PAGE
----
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(Report of 1876, Vol. II, p. 84; 1877, Vol. II, p. 1194), and the monthly means from that time until June, 1882, were corrected (reduced) by that amount. The observations from July, 1882, to June, 1887, were further reduced by 0.187 foot. (Report of 1887, p. 2417.) The observations from July, 1887, to June, 1892 (published in Report of 1892, p. 3130), and the observations for 1892-'93 were reduced by 0.76 only. This was plainly an oversight, and I would respectfully suggest the desirability of making a further correction of – 0.187.
In July, 1893, the zero at Escanaba was tested by leveling from bench marks in the vicinity and was found to be 0.902 foot above the plane of reference. This correction (0.902 foot) was used in reducing the observations of 1893-94. Very respectfully, your obedient servant,
C. H. MCKINSTRY,
First Lieutenant of Engineers. Maj. JAMES F. GREGORY,
Corps of Engineers, U. & A.
WATER LEVEL OF LAKE ONTARIO.
REPORT OF CAPT. DAN C. KINGMAN, CORPS OF ENGINEERS, FOR THE
FISCAL YEAR ENDING JUNE 30, 1894.
(For letter of transmittal see Appendix P P.) Permanent gauges are established at Oswego Harbor and at Charlotte Harbor (at the inouth of the Genesee River), and each has been read three times per day during the year. They show the lake level to have been lower than usual at similar dates throughout the year.
This gauge was established in 1837 by the United States Engineer at Oswego at plane of extreme low water. The lake level has several times since been at this plane, but never below it. The gauge is cut on the har. bor face of the stone pier at the foot of West Third street, and is indicated by an iron plate cut to feet and tenths and bolted beside it.
The zero of the gauge is referred to the top of an iron bolt in top of masonry of old Government stone pier 0.5 foot from east face of pier, 31 feet north of its intersection by the crib work wharf, foot of the United States reservation at the foot of West Third street, Oswego, marked U.S. B. M. This bench mark is 7.75 feet above zero of gauge.
The zero of gauge, on plane of extreme low water, is 244.21 feet above mean tide at New York. (See p. 609, Prof. Papers 24.)
Readings were taken daily at 7 a. m., 1 p. m., and 6 p. m. with obser. vations of direction and force of wind. The daily means were taken, and a mean of three taken as a monthly mean.
Oswego monthly means below plane of reference for Lake Ontario water levels.
The gauge at Charlotte Harbor was established by the Lake Survey, and is described in the Report of 1876 and in Professional Papers No.24.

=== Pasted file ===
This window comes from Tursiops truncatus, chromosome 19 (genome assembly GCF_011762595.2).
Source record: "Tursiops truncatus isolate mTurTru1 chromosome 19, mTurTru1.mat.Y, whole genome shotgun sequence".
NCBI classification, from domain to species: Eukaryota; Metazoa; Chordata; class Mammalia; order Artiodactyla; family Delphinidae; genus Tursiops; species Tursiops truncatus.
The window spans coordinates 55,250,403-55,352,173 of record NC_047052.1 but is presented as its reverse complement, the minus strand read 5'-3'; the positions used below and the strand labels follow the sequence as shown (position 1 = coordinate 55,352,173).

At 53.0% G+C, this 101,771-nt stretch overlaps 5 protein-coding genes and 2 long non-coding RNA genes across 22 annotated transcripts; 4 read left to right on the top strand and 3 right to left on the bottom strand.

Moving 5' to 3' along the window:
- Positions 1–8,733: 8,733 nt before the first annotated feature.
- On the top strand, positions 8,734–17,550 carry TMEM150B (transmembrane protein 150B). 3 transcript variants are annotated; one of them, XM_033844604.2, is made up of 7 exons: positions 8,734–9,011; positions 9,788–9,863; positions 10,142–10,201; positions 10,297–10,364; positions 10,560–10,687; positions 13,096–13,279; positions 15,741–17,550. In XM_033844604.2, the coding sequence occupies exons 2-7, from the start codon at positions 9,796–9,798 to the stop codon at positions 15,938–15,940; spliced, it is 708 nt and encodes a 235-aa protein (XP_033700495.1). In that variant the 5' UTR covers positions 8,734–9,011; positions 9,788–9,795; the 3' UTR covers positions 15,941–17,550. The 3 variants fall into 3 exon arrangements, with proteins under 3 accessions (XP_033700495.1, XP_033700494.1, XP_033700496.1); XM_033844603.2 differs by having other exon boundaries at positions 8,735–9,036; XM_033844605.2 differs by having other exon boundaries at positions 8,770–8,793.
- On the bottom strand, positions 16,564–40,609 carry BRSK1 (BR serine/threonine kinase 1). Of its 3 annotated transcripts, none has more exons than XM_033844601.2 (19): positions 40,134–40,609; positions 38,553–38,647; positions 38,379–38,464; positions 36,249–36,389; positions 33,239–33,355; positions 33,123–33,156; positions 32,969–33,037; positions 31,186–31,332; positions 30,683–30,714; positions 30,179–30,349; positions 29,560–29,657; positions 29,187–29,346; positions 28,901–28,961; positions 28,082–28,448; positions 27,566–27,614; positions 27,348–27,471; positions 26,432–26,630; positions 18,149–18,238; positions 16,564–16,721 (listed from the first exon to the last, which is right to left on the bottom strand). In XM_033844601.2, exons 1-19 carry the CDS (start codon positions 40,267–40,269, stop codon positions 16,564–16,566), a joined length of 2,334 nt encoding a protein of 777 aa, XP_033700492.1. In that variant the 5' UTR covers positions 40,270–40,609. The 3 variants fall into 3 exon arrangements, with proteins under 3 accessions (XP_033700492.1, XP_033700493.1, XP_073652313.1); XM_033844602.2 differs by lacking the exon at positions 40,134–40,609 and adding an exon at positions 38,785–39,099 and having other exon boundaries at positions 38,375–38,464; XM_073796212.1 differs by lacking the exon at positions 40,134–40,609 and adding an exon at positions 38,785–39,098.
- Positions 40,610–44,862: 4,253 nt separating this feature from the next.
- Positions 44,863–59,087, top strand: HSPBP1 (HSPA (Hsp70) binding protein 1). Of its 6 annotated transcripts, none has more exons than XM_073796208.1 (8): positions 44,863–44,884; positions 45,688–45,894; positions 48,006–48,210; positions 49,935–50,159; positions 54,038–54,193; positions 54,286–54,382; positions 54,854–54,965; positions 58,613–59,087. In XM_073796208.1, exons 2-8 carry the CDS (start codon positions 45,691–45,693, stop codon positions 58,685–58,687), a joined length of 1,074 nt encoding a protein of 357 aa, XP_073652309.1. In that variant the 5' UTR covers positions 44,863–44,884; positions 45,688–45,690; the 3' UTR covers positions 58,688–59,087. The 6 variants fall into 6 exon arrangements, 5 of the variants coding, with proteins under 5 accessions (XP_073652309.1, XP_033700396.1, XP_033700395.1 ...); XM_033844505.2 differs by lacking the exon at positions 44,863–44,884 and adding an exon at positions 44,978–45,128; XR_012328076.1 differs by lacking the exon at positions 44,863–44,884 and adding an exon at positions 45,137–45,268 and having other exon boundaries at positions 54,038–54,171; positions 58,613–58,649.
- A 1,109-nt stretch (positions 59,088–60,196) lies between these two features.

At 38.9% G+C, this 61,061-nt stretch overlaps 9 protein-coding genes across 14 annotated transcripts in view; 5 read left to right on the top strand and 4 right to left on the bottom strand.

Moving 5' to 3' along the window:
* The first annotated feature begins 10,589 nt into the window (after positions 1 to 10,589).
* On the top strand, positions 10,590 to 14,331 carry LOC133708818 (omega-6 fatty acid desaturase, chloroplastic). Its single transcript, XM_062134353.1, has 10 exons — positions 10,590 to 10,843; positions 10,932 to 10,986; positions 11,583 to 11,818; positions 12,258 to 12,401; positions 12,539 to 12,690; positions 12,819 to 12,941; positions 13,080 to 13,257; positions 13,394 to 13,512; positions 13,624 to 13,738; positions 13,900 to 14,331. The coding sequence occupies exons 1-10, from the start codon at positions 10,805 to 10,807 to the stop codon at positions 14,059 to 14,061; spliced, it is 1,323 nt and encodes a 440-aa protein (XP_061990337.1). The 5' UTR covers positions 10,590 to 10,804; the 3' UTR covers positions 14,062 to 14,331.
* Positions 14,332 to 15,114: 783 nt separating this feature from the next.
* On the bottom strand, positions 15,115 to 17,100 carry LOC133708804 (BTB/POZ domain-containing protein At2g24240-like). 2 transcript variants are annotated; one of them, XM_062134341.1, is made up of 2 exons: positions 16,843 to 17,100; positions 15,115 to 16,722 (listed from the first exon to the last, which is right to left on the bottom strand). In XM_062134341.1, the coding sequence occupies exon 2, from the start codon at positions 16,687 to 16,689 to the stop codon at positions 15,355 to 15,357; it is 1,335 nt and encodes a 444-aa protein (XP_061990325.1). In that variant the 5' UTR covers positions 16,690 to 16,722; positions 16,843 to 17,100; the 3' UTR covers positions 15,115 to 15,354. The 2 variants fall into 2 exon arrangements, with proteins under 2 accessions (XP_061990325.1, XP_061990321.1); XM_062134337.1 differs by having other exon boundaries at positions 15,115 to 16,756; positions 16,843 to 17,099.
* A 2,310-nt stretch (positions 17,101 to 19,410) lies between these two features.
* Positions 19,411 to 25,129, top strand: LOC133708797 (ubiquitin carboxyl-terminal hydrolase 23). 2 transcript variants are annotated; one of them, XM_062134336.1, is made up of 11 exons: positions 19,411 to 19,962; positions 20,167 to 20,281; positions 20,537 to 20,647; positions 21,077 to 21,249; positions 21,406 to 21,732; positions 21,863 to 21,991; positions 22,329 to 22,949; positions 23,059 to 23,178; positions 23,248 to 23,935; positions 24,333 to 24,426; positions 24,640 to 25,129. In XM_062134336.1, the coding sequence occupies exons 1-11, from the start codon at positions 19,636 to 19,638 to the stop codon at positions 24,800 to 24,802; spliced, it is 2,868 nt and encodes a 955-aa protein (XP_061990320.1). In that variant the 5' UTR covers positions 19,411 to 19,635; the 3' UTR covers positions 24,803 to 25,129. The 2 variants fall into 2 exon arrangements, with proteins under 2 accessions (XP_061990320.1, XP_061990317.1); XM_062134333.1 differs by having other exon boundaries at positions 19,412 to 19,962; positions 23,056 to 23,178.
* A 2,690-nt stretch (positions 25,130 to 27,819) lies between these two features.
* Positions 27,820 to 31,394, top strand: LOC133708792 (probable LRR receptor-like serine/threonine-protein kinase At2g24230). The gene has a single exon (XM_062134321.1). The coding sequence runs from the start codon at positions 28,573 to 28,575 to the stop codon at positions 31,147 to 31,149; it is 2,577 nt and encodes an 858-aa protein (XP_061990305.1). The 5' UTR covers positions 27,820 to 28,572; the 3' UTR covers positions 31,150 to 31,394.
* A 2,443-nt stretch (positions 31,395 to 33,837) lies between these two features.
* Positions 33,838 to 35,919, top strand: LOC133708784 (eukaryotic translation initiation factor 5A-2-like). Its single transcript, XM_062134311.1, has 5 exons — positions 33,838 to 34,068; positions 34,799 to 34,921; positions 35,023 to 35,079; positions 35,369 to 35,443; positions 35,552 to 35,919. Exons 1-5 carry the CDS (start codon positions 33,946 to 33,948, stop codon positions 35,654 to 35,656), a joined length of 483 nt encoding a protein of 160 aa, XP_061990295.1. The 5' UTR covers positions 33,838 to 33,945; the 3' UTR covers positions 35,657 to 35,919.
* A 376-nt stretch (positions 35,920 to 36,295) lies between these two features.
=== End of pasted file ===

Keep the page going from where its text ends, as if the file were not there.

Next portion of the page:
The zero was lowered 4.5 feet in 1883 to coincide with the zero of the Oswego gauge, at plane of extreme low water, and since that date all readings have given heights above extreme low-water level.
The zero is referred to a bench mark on the upper side of the water table of the old (now disused) light-house at Charlotte at the southsoutheast angle east of the south window, which bench mark is at 283.23 feet above mean tide at New York, and 39.02 feet above the zero of the gauge, which zero is 244.21 feet above mean tide at New York.
The gauge is cut in feet and tenths in a wrought-iron plate, and is bolted to an oak pile at the northeast angle of the west abutments of the R., W. and O. R. R. drawbridge at Charlotte.
Readings are taken daily at 7 a. m., 1 p. m., and 7 p. mn., with observation of direction and force of wind. The daily means were taken and a mean of these as the monthly mean.
Charlotte monthly means above extreme low-water level.
July August. September October November December
Feet. 1. 29 1.51 1.88 1.95 2.12 2.59
Charlotte monthly means below plane of reference for Lake Ontario water levels.
APPENDIX E E E.
CONSTRUCTION AND IMPROVEMENT OF ROADS AND BRIDGES IN THE
YELLOWSTONE NATIONAL PARK.
REPORT OF MAJ. TILLIAN A. JONES, CORPS OF ENGINEERS, OFFICER
IN CHARGE, FOR THE FISCAL YEAR EVDING JUNE 30, 1894.
UNITED STATES ENGINEER OFFICE,
St. Paul, Minn., July 10, 1894. GENERAL: I have the honor to submit herewith my report, in duplicate, of operations for the improvement of Yellowstone National Park during the fiscal year ending June 30, 1894. Very respectfully, your obedient servant,